5 October 2012
The view from Here
Typography, generosity, jelly and body architecture (with a side order of unexplained nudity) at It’s Nice That’s ‘creative symposium’
In mid-September, It’s Nice That (see Eye 82) held their first creative symposium at The Royal Geographic Society in South Kensington, writes Sarah Snaith.
Eye was the event’s media sponsor alongside event partner Pantone and sponsors We Transfer, GF Smith and The London Graphic Centre.
The speakers represented a variety of design disciplines (see ‘Creative countdown’ on the Eye blog) attracting delegates from every part of the design / visual culture world. In addition to talking to readers alongside Janet South at the Eye magazine stand, I had the chance to hear some of the day’s talks, including Paul Smith’s stirring keynote address.
Illustrators Sarah Maycock (pictured), Kyle Platts and Thomas Slater created portraits of symposium delegates.
Top: Job and Roel Wouters in their typographic screen-printed shirts. Photograph: Cat Garcia.
Giles Duley, a documentary photographer who sustained severe injuries after stepping on a landmine in Afghanistan, took the stage to end the morning session. ‘I always think photographs should be “given” rather than taken,’ said Duley. This generosity is apparent in his approach to portraiture. Instead of focusing on the most shocking elements of a person’s situation, his work favours an expression of their character that inspires the viewer to seek more information.
With only his right arm intact, Duley is certain he can continue his photographic humanitarian work for non-profit organisations and Médicins Sans Frontières from a ‘position of empathy’. He flew off to Kenya that afternoon.
Giles Duley: ‘It took me 40 years to point my camera in the right direction.’ Photograph: Cat Garcia.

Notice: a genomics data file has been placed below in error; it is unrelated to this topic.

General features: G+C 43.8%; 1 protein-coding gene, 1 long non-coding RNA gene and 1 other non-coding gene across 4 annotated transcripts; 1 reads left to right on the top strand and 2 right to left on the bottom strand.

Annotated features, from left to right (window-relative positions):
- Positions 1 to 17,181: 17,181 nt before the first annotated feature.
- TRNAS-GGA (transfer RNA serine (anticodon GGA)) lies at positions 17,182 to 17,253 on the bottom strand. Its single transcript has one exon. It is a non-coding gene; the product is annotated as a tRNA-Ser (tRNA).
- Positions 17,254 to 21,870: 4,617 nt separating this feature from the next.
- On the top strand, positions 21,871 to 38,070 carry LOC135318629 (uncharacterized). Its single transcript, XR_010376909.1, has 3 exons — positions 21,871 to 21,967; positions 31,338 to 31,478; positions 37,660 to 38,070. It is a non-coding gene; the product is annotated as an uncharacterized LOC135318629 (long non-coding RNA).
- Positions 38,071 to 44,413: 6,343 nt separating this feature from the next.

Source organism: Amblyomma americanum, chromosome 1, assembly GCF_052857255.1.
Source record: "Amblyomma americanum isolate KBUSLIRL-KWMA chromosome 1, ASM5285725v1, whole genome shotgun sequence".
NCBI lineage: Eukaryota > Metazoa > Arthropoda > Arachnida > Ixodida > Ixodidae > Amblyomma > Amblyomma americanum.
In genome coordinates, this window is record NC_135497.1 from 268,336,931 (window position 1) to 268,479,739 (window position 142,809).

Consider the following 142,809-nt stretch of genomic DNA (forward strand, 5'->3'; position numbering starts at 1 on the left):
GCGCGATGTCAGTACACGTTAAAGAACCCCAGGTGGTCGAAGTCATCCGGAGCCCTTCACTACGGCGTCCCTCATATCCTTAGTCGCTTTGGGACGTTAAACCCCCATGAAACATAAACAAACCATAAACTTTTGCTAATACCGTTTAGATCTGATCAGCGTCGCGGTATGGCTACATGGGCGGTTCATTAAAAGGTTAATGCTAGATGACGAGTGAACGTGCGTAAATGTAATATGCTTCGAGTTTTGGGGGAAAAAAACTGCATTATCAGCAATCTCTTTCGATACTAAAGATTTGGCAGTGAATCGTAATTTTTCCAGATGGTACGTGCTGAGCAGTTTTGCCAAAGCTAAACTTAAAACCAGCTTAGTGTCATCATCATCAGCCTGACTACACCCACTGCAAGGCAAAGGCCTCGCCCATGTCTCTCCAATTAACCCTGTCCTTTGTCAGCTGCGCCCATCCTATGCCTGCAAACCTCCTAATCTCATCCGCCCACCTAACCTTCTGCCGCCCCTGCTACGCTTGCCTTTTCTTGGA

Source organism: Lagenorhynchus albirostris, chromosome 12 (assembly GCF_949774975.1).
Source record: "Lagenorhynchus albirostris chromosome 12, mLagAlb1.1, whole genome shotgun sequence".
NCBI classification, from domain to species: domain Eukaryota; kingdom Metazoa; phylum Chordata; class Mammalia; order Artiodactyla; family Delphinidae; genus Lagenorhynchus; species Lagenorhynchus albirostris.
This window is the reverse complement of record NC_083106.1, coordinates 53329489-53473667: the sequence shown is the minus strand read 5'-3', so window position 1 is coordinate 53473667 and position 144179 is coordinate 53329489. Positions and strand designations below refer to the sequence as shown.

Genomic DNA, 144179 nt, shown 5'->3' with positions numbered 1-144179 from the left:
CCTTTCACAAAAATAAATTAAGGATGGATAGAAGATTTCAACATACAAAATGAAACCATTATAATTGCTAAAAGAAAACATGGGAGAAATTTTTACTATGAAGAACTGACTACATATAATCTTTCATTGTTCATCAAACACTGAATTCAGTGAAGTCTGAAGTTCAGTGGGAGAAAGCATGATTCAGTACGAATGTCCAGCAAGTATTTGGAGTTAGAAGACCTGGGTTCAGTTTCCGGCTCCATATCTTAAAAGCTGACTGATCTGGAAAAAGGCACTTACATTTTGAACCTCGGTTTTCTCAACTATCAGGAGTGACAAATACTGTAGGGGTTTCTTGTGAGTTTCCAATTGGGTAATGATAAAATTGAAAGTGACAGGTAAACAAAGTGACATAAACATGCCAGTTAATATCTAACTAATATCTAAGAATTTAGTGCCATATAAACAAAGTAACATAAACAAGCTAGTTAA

Image from Lucy McRae’s music video for ‘Fat Monk’ by Rat Vs Possum, 2011.
Self-proclaimed ‘body architect’ Lucy McRae has an interest in blurring the edges of the body. Her early work, in collaboration with Bart Hess as Lucyandbart, used their bodies as canvas, covered with moss, balloons and blue foam. McRae’s most recent film ‘Morphe’, for Australian skincare company Aesop, showed that she wasn’t the only speaker interested in jelly.
Flamboyant jelly-maker Sam Bompas (Bompas and Parr) spoke while an uncredited (and unexplained) naked woman stood behind him on the stage. Brothers Job (aka Letman) and Roel Wouters (top) also gave a performative presentation in their typographic, screen-printed ‘Here’ shirts.
Paul Smith recalls his first job, his windowless first shop and the compromises he made on the path to his success. Photograph: Cat Garcia.
Paul Smith was a humble, self-effacing speaker who aired his professional challenges with humour and ease, offering anecdotal advice to those starting their careers in the design industry. Slides that flipped between holiday snapshots of beach huts and the sweaters he designed in their memory filled the audience with laughter. Smith concluded with reminders that ‘you can’t do it without doing’ and ‘effort is free of charge’, and the delegates flooded out on to the streets of South Kensington.
Some ‘Here’ audience members show their appreciation at the Royal Geographical Society, Fri 21 September 2012. Photograph: Cat Garcia.
The Eye stand at ‘Here 2012’ (with Janet South and Sarah Snaith in attendance. Photograph: Lauren Pires.
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